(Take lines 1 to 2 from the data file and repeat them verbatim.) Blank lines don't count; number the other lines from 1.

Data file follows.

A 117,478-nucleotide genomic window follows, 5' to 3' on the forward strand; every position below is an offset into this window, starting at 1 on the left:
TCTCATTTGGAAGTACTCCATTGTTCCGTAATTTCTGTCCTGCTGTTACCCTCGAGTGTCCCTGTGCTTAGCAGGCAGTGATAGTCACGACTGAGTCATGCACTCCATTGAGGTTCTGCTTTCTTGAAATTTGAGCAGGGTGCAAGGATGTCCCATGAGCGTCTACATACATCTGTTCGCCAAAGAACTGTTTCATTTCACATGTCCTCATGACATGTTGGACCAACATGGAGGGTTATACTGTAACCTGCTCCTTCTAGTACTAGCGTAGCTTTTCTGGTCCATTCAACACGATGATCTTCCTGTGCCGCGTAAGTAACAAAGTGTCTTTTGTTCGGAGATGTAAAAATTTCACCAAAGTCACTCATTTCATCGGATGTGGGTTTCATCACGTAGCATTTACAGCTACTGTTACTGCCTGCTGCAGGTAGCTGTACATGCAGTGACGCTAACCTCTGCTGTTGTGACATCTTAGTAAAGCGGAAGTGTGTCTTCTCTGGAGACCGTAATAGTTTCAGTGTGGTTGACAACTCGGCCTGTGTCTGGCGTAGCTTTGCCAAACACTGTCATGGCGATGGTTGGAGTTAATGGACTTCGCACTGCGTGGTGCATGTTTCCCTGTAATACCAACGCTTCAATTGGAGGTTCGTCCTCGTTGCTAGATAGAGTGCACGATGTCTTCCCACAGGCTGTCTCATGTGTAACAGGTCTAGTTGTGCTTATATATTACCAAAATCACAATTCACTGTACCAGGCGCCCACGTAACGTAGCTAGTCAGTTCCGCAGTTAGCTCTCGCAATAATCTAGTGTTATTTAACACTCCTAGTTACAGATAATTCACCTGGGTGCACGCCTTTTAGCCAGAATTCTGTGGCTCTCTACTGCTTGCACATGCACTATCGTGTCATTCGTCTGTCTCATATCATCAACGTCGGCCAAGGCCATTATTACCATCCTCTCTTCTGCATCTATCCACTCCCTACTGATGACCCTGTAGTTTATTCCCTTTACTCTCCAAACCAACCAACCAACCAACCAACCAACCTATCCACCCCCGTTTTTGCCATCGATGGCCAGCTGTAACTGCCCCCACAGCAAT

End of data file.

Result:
A 117,478-nucleotide genomic window follows, 5' to 3' on the forward strand; every position below is an offset into this window, starting at 1 on the left:
TCTCATTTGGAAGTACTCCATTGTTCCGTAATTTCTGTCCTGCTGTTACCCTCGAGTGTCCCTGTGCTTAGCAGGCAGTGATAGTCACGACTGAGTCATGCACTCCATTGAGGTTCTGCTTTCTTGAAATTTGAGCAGGGTGCAAGGATGTCCCATGAGCGTCTACATACATCTGTTCGCCAAAGAACTGTTTCATTTCACATGTCCTCATGACATGTTGGACCAACATGGAGGGTTATACTGTAACCTGCTCCTTCTAGTACTAGCGTAGCTTTTCTGGTCCATTCAACACGATGATCTTCCTGTGCCGCGTAAGTAACAAAGTGTCTTTTGTTCGGAGATGTAAAAATTTCACCAAAGTCACTCATTTCATCGGATGTGGGTTTCATCACGTAGCATTTACAGCTACTGTTACTGCCTGCTGCAGGTAGCTGTACATGCAGTGACGCTAACCTCTGCTGTTGTGACATCTTAGTAAAGCGGAAGTGTGTCTTCTCTGGAGACCGTAATAGTTTCAGTGTGGTTGACAACTCGGCCTGTGTCTGGCGTAGCTTTGCCAAACACTGTCATGGCGATGGTTGGAGTTAATGGACTTCGCACTGCGTGGTGCATGTTTCCCTGTAATACCAACGCTTCAATTGGAGGTTCGTCCTCGTTGCTAGATAGAGTGCACGATGTCTTCCCACAGGCTGTCTCATGTGTAACAGGTCTAGTTGTGCTTATATATTACCAAAATCACAATTCACTGTACCAGGCGCCCACGTAACGTAGCTAGTCAGTTCCGCAGTTAGCTCTCGCAATAATCTAGTGTTATTTAACACTCCTAGTTACAGATAATTCACCTGGGTGCACGCCTTTTAGCCAGAATTCTGTGGCTCTCTACTGCTTGCACATGCACTATCGTGTCATTCGTCTGTCTCATATCATCAACGTCGGCCAAGGCCATTATTACCATCCTCTCTTCTGCATCTATCCACTCCCTACTGATGACCCTGTAGTTTATTCCCTTTACTCTCCAAACCAACCAACCAACCAACCAACCAACCTATCCACCCCCGTTTTTGCCATCGATGGCCAGCTGTAACTGCCCCCACAGCAAT